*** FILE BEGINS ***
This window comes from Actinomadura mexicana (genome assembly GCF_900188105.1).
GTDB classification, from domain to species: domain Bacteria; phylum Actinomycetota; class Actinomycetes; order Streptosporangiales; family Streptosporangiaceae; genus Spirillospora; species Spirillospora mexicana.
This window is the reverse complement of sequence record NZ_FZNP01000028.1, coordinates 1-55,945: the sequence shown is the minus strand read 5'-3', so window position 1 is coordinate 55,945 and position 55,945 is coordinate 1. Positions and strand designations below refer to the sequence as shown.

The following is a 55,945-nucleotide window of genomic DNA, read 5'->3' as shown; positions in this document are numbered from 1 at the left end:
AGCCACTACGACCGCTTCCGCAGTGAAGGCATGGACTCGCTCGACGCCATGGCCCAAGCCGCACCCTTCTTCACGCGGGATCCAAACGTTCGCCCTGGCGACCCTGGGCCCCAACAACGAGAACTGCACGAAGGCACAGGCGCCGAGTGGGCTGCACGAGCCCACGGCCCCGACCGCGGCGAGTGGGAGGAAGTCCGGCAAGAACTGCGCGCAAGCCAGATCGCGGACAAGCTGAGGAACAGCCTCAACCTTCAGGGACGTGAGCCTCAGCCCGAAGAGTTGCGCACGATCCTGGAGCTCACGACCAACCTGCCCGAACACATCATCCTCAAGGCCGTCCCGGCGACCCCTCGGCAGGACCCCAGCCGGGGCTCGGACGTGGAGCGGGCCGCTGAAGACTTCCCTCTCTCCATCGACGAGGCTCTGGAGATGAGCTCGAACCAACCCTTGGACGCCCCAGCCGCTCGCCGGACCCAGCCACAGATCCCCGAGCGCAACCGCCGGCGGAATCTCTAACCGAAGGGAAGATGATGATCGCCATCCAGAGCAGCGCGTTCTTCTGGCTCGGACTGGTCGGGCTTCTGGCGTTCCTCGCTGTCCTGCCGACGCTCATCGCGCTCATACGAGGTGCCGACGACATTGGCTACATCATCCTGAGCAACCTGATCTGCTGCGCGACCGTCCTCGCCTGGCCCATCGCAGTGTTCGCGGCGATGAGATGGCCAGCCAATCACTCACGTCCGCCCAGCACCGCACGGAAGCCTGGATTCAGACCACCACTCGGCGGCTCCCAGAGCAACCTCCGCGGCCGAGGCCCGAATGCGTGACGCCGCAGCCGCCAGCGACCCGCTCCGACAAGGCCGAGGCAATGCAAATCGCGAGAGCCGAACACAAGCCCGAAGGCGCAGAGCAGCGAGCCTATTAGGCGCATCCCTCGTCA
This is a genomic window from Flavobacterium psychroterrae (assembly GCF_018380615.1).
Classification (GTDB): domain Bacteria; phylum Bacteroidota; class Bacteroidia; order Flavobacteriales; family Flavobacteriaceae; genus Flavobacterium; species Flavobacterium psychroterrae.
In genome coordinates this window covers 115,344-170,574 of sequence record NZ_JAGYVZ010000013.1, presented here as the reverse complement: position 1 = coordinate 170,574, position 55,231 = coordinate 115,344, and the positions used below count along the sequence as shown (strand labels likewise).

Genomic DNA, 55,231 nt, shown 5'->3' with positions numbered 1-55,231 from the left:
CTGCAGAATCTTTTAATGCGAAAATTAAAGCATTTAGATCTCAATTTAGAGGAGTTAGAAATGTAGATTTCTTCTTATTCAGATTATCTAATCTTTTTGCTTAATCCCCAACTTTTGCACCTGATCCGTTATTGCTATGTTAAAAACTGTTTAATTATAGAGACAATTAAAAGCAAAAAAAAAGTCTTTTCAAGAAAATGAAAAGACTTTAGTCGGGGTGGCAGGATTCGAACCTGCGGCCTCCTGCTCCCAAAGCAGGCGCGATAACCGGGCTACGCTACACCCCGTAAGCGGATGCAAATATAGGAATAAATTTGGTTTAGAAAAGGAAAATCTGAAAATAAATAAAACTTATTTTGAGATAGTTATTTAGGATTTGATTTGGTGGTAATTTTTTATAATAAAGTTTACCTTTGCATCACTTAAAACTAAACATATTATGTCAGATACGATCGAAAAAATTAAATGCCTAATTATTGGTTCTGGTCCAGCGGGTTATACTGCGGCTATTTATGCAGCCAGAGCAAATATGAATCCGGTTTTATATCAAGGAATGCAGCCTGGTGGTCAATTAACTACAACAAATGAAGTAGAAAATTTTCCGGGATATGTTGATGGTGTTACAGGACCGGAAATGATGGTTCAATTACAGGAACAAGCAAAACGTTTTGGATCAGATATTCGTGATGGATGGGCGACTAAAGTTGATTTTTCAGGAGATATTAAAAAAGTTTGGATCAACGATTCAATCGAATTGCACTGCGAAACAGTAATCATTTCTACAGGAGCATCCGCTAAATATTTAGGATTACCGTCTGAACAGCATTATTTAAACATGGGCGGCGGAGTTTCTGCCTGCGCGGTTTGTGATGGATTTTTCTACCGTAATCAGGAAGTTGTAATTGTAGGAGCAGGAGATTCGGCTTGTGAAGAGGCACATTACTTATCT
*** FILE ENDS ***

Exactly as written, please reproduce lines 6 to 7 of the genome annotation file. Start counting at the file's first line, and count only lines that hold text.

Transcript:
This is a genomic window from Flavobacterium psychroterrae (assembly GCF_018380615.1).
Classification (GTDB): domain Bacteria; phylum Bacteroidota; class Bacteroidia; order Flavobacteriales; family Flavobacteriaceae; genus Flavobacterium; species Flavobacterium psychroterrae.